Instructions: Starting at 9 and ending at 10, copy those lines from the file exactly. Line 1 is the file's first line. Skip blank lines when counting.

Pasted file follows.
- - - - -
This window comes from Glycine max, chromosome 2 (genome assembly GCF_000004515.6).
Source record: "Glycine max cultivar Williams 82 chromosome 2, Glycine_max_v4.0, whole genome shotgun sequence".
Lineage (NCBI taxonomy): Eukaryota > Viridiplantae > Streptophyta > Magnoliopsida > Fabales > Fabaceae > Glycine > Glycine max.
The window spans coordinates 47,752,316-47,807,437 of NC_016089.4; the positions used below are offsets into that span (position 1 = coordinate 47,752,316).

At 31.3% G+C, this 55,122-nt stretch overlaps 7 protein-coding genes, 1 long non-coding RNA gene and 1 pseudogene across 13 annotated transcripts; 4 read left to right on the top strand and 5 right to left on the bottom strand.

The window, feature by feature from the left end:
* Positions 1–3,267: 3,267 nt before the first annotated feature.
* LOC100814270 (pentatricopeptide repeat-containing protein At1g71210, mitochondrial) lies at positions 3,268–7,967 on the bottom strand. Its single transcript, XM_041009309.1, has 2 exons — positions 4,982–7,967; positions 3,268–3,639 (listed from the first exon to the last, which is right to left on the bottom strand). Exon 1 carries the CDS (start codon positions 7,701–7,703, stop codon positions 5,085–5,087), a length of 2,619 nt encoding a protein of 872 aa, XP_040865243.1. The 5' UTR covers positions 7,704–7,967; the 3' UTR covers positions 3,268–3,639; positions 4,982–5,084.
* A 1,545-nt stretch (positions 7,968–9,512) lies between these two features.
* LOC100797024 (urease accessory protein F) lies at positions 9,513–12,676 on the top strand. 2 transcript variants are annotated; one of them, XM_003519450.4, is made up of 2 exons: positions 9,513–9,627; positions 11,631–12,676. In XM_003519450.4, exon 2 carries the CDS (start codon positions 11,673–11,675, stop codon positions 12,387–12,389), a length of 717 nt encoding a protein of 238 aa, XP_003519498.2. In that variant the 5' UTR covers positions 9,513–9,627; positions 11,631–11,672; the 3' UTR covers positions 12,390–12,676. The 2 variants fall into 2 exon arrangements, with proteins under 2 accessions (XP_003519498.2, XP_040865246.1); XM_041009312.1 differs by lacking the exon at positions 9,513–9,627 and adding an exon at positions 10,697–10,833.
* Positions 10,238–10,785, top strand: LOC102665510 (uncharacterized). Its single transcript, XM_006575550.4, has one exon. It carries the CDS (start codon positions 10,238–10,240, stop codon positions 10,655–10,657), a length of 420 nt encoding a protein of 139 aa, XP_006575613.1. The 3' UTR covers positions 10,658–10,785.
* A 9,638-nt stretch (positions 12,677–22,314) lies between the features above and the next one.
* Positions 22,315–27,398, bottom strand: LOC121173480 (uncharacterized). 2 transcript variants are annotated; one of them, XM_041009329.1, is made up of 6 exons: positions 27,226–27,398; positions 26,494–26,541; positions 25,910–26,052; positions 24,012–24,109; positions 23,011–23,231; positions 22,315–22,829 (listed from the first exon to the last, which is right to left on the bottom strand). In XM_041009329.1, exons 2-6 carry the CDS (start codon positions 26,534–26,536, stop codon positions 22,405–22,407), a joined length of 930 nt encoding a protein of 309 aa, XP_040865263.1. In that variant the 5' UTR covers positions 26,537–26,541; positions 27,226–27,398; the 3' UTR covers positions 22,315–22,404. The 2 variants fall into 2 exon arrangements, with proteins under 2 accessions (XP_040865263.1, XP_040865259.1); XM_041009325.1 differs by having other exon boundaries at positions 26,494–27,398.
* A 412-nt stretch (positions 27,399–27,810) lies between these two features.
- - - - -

* A 1,545-nt stretch (positions 7,968–9,512) lies between these two features.
* LOC100797024 (urease accessory protein F) lies at positions 9,513–12,676 on the top strand. 2 transcript variants are annotated; one of them, XM_003519450.4, is made up of 2 exons: positions 9,513–9,627; positions 11,631–12,676. In XM_003519450.4, exon 2 carries the CDS (start codon positions 11,673–11,675, stop codon positions 12,387–12,389), a length of 717 nt encoding a protein of 238 aa, XP_003519498.2. In that variant the 5' UTR covers positions 9,513–9,627; positions 11,631–11,672; the 3' UTR covers positions 12,390–12,676. The 2 variants fall into 2 exon arrangements, with proteins under 2 accessions (XP_003519498.2, XP_040865246.1); XM_041009312.1 differs by lacking the exon at positions 9,513–9,627 and adding an exon at positions 10,697–10,833.